BLOGS ARE REALLY just points of entry for conversations. Even the simplest post can lead to comments that build on one another and go in unexpected directions. Something as innocuous as a landscape photo essay can transform into a religious debate.
It’s a stoke to see (and moderate) the evolution of comments around a post when this happens. But when a piece either gets popular enough, or if it’s thought-provoking enough, or even if you get one person with hurt feelings (or someone just plain out of control) in the mix, the whole conversation can devolve into a shitstorm. People begin attacking each other or the author personally. Some take the ultimate ‘weak-ass’ route and threaten to sue. It’s ugly and tedious to deal with, but it’s also something you can take a kind of pride in dealing with–you know you’re being read.
With that in mind, here are some thoughts our whole team had on dealing with comments:
Have a stated moderation policy.
As Andy Hayes notes, “There is precedent for bloggers being successfully sued for comments on their blog, so clearly reserve your right to remove or edit libelous, profane or otherwise unacceptable content.”
1. Don’t use ALL CAPS to show you’re pissed.
2. Don’t say “sweetie”, “honey”, or “dear”.
3. Don’t imply “you think this because you are a [woman, man, from this country, dog-
4. Address the ideas and the writing, not the writer.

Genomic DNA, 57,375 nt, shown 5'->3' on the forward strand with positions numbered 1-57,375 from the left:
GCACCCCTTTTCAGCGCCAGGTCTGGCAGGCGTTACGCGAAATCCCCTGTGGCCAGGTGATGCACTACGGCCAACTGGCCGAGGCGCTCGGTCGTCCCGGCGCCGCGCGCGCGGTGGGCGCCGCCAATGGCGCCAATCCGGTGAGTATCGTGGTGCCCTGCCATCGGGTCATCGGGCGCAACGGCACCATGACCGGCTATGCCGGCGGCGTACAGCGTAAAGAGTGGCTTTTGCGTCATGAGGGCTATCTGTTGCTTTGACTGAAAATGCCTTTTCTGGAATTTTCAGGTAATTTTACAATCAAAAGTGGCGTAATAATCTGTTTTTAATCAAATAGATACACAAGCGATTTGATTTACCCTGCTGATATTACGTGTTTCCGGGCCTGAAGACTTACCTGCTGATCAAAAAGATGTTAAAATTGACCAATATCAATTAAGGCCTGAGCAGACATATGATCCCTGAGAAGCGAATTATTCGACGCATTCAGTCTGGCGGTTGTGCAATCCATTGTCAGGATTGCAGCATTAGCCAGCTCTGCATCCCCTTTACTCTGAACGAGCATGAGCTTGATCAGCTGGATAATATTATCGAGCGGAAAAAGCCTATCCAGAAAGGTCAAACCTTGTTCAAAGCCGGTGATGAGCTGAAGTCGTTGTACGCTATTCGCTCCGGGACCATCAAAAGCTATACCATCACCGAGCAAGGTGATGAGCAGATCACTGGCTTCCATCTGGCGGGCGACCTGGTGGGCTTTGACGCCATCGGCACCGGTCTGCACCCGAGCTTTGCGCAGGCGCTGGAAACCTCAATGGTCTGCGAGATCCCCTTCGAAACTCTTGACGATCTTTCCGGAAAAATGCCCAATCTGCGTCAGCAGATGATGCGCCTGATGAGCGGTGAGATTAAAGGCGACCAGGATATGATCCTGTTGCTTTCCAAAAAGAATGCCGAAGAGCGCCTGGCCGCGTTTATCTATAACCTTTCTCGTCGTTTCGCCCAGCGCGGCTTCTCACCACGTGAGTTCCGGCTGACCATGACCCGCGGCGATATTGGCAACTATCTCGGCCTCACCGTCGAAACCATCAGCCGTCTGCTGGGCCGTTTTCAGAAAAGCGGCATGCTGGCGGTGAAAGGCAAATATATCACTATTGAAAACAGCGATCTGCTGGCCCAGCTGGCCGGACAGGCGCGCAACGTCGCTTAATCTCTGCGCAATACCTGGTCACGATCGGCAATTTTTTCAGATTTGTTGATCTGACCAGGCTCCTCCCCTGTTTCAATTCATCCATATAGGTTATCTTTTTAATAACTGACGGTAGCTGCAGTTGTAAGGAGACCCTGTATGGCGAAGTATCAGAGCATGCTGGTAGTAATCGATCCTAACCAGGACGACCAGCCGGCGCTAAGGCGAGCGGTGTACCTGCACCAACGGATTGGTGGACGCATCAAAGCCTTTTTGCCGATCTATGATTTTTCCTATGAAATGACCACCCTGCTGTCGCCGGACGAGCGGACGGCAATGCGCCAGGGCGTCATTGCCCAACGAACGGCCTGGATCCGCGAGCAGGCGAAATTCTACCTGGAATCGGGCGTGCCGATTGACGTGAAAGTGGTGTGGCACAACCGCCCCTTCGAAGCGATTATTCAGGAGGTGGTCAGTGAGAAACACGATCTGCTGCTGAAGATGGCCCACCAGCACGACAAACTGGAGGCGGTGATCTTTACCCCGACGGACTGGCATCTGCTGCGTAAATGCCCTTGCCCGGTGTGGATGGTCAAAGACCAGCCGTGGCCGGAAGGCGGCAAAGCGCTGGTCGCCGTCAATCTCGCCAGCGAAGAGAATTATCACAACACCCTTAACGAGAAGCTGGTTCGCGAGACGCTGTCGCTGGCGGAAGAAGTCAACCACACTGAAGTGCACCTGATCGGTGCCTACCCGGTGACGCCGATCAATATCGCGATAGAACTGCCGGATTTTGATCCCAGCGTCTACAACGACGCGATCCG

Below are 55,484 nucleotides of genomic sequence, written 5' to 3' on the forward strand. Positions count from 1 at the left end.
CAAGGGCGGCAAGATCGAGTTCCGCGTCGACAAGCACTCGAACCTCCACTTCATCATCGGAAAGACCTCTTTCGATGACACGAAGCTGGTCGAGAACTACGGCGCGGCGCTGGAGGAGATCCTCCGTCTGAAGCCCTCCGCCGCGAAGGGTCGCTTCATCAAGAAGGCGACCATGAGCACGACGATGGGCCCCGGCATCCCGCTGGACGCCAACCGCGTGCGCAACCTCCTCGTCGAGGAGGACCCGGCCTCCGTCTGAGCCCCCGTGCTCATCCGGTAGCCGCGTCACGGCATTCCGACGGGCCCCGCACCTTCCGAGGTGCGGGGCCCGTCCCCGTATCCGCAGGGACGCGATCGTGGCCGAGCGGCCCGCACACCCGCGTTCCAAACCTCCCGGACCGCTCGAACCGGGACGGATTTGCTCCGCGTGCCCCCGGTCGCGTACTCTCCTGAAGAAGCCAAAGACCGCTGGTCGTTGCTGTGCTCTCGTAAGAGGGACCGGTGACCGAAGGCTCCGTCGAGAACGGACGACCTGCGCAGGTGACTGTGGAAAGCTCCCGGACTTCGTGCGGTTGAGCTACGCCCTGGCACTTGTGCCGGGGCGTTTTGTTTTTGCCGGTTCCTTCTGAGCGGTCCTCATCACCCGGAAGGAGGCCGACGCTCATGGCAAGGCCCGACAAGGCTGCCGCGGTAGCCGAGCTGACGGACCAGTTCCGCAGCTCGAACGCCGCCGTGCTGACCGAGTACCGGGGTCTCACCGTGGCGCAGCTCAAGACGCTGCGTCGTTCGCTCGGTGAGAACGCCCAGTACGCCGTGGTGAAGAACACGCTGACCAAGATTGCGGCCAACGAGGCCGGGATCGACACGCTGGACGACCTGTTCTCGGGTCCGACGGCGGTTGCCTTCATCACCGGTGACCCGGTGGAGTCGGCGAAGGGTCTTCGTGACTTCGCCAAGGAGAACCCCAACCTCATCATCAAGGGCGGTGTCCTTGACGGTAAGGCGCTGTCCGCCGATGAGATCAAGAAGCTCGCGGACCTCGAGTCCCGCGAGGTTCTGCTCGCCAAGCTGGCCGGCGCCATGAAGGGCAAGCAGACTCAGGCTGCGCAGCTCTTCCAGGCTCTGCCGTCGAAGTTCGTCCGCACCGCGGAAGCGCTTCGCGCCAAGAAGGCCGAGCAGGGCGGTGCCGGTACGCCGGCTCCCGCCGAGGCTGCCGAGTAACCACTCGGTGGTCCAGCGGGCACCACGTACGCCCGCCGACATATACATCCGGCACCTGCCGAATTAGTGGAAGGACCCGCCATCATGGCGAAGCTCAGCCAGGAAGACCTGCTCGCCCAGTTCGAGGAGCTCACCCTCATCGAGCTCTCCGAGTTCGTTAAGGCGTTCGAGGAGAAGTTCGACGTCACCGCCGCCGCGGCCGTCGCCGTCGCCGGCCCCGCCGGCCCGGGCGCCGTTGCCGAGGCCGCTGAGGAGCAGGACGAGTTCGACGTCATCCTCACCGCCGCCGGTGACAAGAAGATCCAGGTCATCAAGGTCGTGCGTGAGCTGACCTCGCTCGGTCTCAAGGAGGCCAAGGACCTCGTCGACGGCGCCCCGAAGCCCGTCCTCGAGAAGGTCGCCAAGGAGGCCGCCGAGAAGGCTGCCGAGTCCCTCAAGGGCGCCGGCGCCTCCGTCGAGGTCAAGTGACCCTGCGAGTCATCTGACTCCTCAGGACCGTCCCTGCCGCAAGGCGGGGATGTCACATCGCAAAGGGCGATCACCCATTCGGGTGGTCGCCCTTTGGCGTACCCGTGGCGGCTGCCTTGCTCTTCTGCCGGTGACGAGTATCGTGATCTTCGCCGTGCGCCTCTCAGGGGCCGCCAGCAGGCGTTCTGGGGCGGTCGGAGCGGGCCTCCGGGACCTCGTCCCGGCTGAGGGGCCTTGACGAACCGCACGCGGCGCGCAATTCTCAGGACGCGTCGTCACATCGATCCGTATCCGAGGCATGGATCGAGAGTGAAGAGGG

5. If you’re angry about a piece or a comment, take half an hour or longer, then go back and re-read it. Often, the material will come off in a different way. Then respond.
At Matador we have a liberal policy towards letting voices be heard. We let most comments stand unless they’re outright hateful or spam.
As Julie Schwietert notes, there’s a distinction between censorship and fostering good conversation. “I don’t view deleting inflammatory, hostile, or non-productive comments in the back end as censorship, especially when those comments are made by someone who wants to hide behind the relative anonymity that the Internet can provide.”
Shut down comments if necessary.
If it’s your site, then it’s your territory. Some people may view this as censorship, but it’s still your right to take down comments if a conversation has devolved completely. A good idea is to simply leave a note stating what happened as clearly and transparently as possible.
Address mistakes or issues that people bring up.
Make a mistake in the article? Fix it. Were you wrong? Admit it. Everybody makes mistakes, so take it constructively (even if the commenter is less than professional about it).
How do you deal with out of control comments on your blog while still trying to maintain and promote good conversation? Let us know in the comments.
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